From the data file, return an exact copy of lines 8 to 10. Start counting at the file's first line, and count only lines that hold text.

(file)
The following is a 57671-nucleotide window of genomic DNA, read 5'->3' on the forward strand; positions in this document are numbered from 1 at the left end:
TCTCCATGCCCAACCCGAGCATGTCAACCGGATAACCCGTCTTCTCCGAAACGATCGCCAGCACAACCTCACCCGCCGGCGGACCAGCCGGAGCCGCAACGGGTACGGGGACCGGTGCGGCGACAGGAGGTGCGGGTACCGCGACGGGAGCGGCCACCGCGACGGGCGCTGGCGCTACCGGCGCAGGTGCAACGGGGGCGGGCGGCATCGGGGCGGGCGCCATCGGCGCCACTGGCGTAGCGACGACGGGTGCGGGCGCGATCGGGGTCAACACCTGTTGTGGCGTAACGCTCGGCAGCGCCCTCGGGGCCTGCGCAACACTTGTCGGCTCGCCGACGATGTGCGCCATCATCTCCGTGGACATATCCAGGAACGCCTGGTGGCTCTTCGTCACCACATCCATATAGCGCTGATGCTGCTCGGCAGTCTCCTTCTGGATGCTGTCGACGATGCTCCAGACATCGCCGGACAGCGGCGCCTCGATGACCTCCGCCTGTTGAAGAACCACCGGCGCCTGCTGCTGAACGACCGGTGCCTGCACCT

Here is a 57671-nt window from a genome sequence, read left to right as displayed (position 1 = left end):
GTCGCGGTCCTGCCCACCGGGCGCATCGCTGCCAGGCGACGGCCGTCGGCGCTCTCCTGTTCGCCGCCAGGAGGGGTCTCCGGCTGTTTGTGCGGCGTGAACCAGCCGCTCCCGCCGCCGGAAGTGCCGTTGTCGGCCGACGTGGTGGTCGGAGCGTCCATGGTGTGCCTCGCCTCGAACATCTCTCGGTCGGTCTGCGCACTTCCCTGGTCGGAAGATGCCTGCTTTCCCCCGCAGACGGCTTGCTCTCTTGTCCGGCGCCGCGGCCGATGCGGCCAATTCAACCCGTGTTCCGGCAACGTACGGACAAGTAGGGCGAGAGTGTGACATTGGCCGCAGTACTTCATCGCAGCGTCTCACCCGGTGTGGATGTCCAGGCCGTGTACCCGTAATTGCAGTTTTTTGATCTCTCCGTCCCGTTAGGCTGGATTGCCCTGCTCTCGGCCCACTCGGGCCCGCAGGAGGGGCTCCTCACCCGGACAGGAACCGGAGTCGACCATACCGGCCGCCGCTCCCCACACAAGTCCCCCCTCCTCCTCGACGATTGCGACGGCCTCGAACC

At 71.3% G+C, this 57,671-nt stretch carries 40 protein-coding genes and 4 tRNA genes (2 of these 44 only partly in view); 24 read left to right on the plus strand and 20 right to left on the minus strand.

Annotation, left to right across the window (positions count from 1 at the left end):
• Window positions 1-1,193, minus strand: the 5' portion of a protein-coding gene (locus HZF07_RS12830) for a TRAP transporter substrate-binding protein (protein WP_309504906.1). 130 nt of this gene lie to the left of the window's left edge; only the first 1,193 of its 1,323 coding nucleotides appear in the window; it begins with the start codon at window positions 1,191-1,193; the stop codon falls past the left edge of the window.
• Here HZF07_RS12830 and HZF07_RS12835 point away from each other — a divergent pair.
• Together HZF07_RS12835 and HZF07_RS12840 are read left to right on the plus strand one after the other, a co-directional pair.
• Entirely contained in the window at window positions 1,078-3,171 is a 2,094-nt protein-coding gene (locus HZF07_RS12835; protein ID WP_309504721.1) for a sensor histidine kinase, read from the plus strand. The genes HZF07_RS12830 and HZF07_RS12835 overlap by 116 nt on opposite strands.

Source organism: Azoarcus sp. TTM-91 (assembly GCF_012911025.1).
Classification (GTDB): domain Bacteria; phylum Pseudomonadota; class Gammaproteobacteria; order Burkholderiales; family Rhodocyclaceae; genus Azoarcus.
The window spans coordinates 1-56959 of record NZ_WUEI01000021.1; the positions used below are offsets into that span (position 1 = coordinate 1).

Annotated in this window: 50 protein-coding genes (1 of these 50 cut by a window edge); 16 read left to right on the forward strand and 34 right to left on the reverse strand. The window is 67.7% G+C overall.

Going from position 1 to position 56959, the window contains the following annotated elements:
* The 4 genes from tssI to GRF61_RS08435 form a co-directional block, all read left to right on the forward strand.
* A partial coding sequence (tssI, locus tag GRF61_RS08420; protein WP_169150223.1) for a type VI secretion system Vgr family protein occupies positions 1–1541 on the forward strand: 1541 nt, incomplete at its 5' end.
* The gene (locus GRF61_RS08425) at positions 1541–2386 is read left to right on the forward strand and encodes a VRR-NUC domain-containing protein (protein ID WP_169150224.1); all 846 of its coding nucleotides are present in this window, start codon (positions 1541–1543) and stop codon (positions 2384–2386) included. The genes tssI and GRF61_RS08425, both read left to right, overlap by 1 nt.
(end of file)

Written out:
• Here HZF07_RS12830 and HZF07_RS12835 point away from each other — a divergent pair.
• Together HZF07_RS12835 and HZF07_RS12840 are read left to right on the plus strand one after the other, a co-directional pair.
• Entirely contained in the window at window positions 1,078-3,171 is a 2,094-nt protein-coding gene (locus HZF07_RS12835; protein ID WP_309504721.1) for a sensor histidine kinase, read from the plus strand. The genes HZF07_RS12830 and HZF07_RS12835 overlap by 116 nt on opposite strands.